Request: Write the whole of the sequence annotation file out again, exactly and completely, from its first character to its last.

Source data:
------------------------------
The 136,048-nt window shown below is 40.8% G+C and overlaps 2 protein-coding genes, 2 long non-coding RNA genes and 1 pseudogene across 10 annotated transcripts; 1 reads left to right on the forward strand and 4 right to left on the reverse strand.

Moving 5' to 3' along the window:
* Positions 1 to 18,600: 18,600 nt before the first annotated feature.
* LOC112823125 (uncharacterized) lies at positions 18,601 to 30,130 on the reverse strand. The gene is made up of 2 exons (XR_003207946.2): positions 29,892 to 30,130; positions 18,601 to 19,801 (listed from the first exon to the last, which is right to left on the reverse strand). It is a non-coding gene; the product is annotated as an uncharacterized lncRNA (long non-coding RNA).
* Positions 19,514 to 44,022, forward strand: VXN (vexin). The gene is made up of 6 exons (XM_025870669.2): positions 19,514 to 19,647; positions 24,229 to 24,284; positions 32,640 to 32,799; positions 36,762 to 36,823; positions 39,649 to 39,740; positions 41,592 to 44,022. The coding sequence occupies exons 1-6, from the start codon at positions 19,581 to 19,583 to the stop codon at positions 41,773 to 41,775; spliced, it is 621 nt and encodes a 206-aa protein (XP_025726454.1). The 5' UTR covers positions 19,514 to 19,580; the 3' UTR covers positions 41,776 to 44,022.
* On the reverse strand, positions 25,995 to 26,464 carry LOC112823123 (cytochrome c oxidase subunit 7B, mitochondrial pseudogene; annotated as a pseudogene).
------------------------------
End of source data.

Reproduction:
The 136,048-nt window shown below is 40.8% G+C and overlaps 2 protein-coding genes, 2 long non-coding RNA genes and 1 pseudogene across 10 annotated transcripts; 1 reads left to right on the forward strand and 4 right to left on the reverse strand.

Moving 5' to 3' along the window:
* Positions 1 to 18,600: 18,600 nt before the first annotated feature.
* LOC112823125 (uncharacterized) lies at positions 18,601 to 30,130 on the reverse strand. The gene is made up of 2 exons (XR_003207946.2): positions 29,892 to 30,130; positions 18,601 to 19,801 (listed from the first exon to the last, which is right to left on the reverse strand). It is a non-coding gene; the product is annotated as an uncharacterized lncRNA (long non-coding RNA).
* Positions 19,514 to 44,022, forward strand: VXN (vexin). The gene is made up of 6 exons (XM_025870669.2): positions 19,514 to 19,647; positions 24,229 to 24,284; positions 32,640 to 32,799; positions 36,762 to 36,823; positions 39,649 to 39,740; positions 41,592 to 44,022. The coding sequence occupies exons 1-6, from the start codon at positions 19,581 to 19,583 to the stop codon at positions 41,773 to 41,775; spliced, it is 621 nt and encodes a 206-aa protein (XP_025726454.1). The 5' UTR covers positions 19,514 to 19,580; the 3' UTR covers positions 41,776 to 44,022.
* On the reverse strand, positions 25,995 to 26,464 carry LOC112823123 (cytochrome c oxidase subunit 7B, mitochondrial pseudogene; annotated as a pseudogene).